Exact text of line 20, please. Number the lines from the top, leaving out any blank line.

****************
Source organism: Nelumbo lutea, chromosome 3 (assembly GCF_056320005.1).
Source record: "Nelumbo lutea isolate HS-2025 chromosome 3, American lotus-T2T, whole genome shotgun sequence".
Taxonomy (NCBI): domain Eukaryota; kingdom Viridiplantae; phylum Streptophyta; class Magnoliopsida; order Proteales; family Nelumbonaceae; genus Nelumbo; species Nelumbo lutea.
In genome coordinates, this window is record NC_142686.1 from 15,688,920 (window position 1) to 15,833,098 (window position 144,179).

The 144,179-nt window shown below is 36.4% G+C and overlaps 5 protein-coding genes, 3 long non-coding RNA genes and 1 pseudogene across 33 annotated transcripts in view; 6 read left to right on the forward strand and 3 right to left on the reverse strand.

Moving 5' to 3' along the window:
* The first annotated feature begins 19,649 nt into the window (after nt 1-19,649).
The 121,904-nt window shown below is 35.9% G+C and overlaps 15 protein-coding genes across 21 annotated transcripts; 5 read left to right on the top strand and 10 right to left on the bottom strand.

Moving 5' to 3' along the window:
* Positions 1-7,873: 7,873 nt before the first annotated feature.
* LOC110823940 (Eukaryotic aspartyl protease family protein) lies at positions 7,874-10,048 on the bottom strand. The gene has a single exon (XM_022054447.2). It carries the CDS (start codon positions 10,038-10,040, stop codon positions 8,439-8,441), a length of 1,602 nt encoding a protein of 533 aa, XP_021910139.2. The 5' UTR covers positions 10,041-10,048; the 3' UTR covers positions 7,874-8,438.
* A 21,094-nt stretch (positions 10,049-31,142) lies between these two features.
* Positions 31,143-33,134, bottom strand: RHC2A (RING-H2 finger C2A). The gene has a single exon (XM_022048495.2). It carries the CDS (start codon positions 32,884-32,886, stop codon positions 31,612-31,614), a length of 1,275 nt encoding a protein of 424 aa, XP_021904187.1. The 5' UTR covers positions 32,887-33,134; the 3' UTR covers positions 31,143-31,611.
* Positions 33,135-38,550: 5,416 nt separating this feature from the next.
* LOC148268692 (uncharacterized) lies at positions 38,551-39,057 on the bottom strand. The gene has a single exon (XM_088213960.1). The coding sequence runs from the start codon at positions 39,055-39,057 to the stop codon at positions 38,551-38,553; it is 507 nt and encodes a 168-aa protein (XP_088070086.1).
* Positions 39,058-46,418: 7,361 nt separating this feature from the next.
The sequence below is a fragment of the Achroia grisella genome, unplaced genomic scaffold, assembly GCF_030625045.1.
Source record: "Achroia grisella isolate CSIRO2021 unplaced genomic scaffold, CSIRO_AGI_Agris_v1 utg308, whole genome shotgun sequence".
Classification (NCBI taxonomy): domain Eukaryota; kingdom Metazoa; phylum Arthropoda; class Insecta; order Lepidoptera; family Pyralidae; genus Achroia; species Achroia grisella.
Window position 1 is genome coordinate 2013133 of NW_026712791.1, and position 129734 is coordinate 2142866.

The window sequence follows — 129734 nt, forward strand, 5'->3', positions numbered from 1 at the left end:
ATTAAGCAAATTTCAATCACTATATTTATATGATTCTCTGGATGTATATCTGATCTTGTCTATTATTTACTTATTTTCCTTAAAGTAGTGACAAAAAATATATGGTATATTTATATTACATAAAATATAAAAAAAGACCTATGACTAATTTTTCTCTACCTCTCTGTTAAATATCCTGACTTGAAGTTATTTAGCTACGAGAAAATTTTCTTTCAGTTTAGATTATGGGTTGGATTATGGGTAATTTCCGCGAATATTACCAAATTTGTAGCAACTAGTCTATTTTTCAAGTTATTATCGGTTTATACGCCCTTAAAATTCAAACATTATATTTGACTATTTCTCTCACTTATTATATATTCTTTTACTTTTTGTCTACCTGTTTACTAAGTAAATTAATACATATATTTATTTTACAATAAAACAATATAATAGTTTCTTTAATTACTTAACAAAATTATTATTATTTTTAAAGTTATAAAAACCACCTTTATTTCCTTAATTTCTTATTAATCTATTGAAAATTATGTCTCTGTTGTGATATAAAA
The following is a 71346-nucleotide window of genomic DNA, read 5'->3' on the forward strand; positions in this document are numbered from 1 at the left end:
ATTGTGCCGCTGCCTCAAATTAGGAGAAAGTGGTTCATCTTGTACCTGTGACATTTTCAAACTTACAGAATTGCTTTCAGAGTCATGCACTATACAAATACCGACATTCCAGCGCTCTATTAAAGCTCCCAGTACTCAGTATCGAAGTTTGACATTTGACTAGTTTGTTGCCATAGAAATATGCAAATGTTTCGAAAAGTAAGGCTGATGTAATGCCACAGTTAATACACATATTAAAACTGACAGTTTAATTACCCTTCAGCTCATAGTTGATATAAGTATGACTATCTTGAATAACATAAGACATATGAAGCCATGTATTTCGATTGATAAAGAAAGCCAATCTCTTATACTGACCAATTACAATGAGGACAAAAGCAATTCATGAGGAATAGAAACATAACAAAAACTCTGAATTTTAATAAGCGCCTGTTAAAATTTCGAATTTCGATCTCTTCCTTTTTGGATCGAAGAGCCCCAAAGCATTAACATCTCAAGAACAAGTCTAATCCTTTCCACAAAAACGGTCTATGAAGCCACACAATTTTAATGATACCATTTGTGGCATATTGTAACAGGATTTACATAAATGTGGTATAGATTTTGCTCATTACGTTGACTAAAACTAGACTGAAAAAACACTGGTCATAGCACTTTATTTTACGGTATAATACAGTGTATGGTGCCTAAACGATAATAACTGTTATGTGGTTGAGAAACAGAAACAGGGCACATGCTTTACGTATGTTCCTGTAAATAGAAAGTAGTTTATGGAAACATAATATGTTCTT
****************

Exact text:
Window position 1 is genome coordinate 2013133 of NW_026712791.1, and position 129734 is coordinate 2142866.